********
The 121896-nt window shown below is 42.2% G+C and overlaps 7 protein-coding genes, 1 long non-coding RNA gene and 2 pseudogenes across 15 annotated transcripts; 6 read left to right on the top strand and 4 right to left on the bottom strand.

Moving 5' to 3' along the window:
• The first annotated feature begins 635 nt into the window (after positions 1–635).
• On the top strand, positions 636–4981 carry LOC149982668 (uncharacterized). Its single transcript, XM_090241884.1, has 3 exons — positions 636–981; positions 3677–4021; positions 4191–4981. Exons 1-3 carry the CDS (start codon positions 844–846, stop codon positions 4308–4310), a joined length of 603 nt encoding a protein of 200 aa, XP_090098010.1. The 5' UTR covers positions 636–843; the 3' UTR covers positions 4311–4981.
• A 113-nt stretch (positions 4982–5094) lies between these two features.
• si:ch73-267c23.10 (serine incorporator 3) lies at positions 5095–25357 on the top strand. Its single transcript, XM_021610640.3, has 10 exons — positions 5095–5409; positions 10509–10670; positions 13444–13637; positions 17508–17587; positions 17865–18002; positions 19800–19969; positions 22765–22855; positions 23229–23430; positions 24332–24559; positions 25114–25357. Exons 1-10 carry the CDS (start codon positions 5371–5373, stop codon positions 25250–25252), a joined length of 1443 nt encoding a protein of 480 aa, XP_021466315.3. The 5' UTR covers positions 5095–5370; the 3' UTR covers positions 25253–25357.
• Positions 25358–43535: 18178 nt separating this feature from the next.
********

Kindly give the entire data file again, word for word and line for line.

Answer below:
The 121896-nt window shown below is 42.2% G+C and overlaps 7 protein-coding genes, 1 long non-coding RNA gene and 2 pseudogenes across 15 annotated transcripts; 6 read left to right on the top strand and 4 right to left on the bottom strand.

Moving 5' to 3' along the window:
• The first annotated feature begins 635 nt into the window (after positions 1–635).
• On the top strand, positions 636–4981 carry LOC149982668 (uncharacterized). Its single transcript, XM_090241884.1, has 3 exons — positions 636–981; positions 3677–4021; positions 4191–4981. Exons 1-3 carry the CDS (start codon positions 844–846, stop codon positions 4308–4310), a joined length of 603 nt encoding a protein of 200 aa, XP_090098010.1. The 5' UTR covers positions 636–843; the 3' UTR covers positions 4311–4981.
• A 113-nt stretch (positions 4982–5094) lies between these two features.
• si:ch73-267c23.10 (serine incorporator 3) lies at positions 5095–25357 on the top strand. Its single transcript, XM_021610640.3, has 10 exons — positions 5095–5409; positions 10509–10670; positions 13444–13637; positions 17508–17587; positions 17865–18002; positions 19800–19969; positions 22765–22855; positions 23229–23430; positions 24332–24559; positions 25114–25357. Exons 1-10 carry the CDS (start codon positions 5371–5373, stop codon positions 25250–25252), a joined length of 1443 nt encoding a protein of 480 aa, XP_021466315.3. The 5' UTR covers positions 5095–5370; the 3' UTR covers positions 25253–25357.
• Positions 25358–43535: 18178 nt separating this feature from the next.